Major-General Iskander Mirza was himself then removed by his own appointee, General Muhammad Ayub Khan, who then proceeded to enact his own Constitution in 1962. Faced with public discontent General Ayub Khan surrendered power to his subordinate, General Muhammad Yahya Khan, who appointed himself as the President of Pakistan and the Chief Martial Law Administrator.

The young Asma Jilani (Jahanghir) was to leave her mark on the judicial history of Pakistan when she challenged the detention of her father, Malik Ghulam Jilani, and the Defence of Pakistan Rules, 1971 under which he was detained. She was joined by Zarina Gauhar, who challenged the arrest of Altaf Hussain Gauhar, the Editor-in-Chief of Dawn newspaper. The Supreme Court (Miss Asma Jilani v Province of Punjab, PLD 1972 Supreme Court 139) overruled the judgment in Dosso’s case. The Court held that, ‘a perfectly good country was made into a laughing stock. A country which came into being with a written constitution providing for a parliamentary form of Government with distribution of State power between the Executive, Legislature and the Judiciary was soon converted into an autocracy and eventually degenerated into military dictatorship.’ It went on to say that the people, ‘ceased to have any share in the exercise of the State powers. An all omnipotent sovereign now ruled over the people in similar manner as the alien commander of the army who has conquered a country and his “will” alone regulates the conduct and behaviour of the subjugated populace’. The Court ordered the immediate release of the detainees.

Democracy was again jettisoned when General Zia-ul-Haq struck at the Constitution, which he had sworn to uphold. He detained Prime Minister Zulfiqar Ali Bhutto and imposed martial law on 5 July 1977. His wife, Begum Nusrat Bhutto, challenged General Zia’s actions. The majority of the Supreme Court upheld the military intervention by holding that, ‘the extra-Constitutional step taken by the Armed Forces of Pakistan was justified by requirements of State necessity and welfare of the people’ (Begum Nusrat Bhutto v Chief of Army Staff, PLD 1977 Supreme Court 657). They advocated the doctrine of State necessity and justified it by relying on a Latin maxim –salus populi est suprema lex.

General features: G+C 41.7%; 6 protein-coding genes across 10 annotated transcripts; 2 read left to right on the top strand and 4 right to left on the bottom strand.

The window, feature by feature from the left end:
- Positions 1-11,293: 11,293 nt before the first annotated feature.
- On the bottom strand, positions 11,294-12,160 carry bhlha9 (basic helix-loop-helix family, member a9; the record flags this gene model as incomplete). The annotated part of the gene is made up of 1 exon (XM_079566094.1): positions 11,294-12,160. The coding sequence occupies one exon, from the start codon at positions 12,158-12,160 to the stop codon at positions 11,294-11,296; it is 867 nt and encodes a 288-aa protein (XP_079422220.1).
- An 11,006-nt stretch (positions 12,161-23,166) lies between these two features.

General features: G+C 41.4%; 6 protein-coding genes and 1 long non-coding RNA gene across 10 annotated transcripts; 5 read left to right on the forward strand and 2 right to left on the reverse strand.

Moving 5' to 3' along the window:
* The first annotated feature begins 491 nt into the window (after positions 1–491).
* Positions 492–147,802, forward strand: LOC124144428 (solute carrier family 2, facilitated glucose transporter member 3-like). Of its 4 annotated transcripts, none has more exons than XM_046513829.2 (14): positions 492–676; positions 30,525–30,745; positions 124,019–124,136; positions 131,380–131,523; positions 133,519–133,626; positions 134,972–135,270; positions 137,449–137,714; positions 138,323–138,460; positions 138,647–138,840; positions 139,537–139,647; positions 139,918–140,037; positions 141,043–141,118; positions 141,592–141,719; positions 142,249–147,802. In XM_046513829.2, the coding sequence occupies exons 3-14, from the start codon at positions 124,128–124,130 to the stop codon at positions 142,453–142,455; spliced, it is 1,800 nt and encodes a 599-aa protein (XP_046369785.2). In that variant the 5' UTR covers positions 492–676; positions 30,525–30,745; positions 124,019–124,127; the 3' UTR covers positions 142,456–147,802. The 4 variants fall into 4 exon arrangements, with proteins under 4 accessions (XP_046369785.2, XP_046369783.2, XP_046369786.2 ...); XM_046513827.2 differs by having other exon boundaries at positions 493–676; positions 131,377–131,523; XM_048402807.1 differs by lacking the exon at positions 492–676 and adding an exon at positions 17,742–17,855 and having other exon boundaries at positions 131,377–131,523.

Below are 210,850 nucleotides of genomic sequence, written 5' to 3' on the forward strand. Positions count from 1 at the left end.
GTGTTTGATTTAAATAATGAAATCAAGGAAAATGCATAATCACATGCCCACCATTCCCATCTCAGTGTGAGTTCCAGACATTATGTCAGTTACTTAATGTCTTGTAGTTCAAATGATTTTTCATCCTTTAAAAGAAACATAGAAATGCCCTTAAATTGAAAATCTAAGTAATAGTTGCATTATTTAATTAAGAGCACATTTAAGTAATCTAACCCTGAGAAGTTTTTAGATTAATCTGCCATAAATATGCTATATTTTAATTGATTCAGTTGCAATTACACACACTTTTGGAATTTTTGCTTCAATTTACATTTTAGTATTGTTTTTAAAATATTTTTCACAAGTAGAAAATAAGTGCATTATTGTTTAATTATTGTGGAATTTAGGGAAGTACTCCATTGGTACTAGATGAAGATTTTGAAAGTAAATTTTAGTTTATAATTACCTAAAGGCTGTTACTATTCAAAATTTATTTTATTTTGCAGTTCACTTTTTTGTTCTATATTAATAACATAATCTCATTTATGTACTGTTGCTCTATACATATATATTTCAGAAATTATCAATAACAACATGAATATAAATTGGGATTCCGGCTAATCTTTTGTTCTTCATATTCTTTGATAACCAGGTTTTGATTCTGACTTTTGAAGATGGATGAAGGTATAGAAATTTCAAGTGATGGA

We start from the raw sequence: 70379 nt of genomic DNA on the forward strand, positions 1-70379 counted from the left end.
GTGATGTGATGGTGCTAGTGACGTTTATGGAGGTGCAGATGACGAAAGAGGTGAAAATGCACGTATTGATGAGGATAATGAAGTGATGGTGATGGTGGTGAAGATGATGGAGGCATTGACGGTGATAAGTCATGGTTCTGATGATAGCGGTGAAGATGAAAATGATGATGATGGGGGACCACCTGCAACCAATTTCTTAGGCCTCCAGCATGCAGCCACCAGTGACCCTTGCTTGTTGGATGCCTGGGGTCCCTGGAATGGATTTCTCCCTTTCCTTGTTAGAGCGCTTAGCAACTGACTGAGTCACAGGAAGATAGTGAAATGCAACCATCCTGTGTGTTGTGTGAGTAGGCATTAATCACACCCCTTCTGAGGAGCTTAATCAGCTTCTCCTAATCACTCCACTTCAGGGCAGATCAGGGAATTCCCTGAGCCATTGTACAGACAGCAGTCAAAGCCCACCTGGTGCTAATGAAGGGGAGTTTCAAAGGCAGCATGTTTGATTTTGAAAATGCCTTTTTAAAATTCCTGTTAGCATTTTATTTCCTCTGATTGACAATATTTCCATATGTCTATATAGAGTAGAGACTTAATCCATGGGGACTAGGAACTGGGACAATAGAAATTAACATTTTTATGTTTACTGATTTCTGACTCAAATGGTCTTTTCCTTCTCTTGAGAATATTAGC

Democracy was once again derailed when on 12 October 1999 General Pervez Musharraf seized power and, on a challenge, made to his takeover the Supreme Court (through a 287 paragraph judgment) again relied on the doctrine of State necessity in endorsing the military takeover and in doing so also bestowed upon General Musharraf the power to amend the Constitution.

Eventually, elections were held in 2002. General Musharraf struck again by proclaiming emergency on 3 November 2007 and forcibly removed and detained Iftikhar Muhammad Chaudhry, CJ, and a number of other judges.

A nationwide protest ensued, which came to be known as the Lawyers Movement. Public pressure resulted in the restoration of the judges on 23 March 2009.

The Sindh High Court Bar Association had filed a constitutional petition in the Supreme Court challenging the 3 November 2007 actions of General Musharraf which was allowed by a fourteen-member Bench of the Supreme Court (Sindh High Court Bar Association v Federation of Pakistan, PLD 2009 Supreme Court 879). The Court unanimously held that, ‘Doctrine of State necessity is neither Law nor any rule nor any regulation. It is a state of affairs where, in the given circumstances, unfair is justified in the name of expediency’.

Jawwad S. Khawaja, J, pithily in 6 paragraphs, while agreeing with the Chief Justice’s judgment added, ‘Can constitutional legitimacy flow from the force of arms or – as is more graphically put at times – from the barrel of a gun?’ And, ‘If reliance on coercive force in gaining power is legitimized or condoned, there can be no rational basis for decrying the assault on the writ of the State by any band of marauders, robbers, adventurers and zealots of varying extremes in the political spectrum, who undoubtedly will be encouraged in adopting similar use of arms and violence to force their ideological creeds on the people of Pakistan’. He went on to say, ‘The people of Pakistan have consciously chosen the method for their own governance. The Constitution is a document which at a conscious level records, in classical terms, the social contract between the people and those who they choose to entrust with the governance of the State.